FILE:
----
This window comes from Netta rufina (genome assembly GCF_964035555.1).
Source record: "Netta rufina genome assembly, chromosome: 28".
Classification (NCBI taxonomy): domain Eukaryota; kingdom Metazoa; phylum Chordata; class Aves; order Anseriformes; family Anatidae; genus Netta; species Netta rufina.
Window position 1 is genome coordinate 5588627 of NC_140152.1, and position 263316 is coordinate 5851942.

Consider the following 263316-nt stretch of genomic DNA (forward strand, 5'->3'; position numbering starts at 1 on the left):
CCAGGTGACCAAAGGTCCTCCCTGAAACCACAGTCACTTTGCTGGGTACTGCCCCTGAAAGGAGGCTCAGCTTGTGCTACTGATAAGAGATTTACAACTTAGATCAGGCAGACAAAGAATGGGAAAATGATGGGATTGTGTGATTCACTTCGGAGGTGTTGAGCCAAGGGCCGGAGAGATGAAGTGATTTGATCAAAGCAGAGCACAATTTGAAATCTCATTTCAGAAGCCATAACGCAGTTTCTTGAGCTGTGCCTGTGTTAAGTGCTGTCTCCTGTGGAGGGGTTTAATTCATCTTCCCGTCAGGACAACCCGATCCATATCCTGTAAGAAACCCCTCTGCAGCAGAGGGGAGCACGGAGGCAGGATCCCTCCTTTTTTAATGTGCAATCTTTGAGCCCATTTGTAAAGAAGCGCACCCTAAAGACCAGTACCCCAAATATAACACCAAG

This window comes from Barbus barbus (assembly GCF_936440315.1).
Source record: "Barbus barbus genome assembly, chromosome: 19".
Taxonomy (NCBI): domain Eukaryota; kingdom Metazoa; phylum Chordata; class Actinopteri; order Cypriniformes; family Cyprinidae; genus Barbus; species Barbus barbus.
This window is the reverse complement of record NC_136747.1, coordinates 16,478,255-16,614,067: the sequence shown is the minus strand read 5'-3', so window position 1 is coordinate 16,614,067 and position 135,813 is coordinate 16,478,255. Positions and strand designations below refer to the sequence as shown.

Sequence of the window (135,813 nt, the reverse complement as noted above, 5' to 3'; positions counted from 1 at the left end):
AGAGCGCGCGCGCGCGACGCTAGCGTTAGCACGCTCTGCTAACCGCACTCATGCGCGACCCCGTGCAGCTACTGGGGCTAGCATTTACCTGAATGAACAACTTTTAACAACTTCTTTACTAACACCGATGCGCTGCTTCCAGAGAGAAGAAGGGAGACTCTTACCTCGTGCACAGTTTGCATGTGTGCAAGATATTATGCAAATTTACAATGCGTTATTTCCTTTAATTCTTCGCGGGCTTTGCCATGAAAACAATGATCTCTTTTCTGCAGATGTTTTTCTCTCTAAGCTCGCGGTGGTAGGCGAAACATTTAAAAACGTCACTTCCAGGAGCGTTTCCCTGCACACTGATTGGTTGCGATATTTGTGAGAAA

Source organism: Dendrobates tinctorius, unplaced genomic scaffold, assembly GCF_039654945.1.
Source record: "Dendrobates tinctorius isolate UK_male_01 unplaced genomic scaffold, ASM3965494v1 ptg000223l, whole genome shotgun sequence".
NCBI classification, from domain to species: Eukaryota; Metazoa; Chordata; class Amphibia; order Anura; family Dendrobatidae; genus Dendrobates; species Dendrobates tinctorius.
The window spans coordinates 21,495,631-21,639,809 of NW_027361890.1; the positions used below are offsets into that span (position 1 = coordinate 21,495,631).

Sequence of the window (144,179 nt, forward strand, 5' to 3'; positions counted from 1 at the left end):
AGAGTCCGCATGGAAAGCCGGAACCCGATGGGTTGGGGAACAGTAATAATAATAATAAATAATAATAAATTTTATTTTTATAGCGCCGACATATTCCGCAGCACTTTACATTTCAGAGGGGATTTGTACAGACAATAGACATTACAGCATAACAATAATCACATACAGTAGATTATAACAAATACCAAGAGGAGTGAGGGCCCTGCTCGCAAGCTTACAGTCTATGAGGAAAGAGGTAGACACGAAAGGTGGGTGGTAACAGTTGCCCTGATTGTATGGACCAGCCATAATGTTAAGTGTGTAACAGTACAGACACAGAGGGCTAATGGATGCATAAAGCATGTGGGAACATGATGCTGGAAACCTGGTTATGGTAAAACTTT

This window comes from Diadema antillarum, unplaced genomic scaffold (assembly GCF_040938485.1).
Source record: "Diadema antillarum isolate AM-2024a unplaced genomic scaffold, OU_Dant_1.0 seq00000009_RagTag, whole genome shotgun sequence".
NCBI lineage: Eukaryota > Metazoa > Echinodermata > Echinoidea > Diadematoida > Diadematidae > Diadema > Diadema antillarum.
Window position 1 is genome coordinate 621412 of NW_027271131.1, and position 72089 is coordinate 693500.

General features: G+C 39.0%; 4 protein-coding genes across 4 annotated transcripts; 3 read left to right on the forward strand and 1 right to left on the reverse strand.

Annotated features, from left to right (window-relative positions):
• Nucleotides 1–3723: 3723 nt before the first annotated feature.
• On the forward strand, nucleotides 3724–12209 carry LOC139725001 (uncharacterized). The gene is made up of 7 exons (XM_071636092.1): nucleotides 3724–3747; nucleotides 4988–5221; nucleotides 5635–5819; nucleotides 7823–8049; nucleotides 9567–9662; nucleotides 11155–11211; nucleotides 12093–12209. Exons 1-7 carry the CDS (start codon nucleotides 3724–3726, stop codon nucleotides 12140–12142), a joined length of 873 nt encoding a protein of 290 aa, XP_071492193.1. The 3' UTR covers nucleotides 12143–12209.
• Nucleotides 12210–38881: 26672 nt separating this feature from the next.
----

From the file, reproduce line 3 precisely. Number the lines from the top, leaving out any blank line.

Classification (NCBI taxonomy): domain Eukaryota; kingdom Metazoa; phylum Chordata; class Aves; order Anseriformes; family Anatidae; genus Netta; species Netta rufina.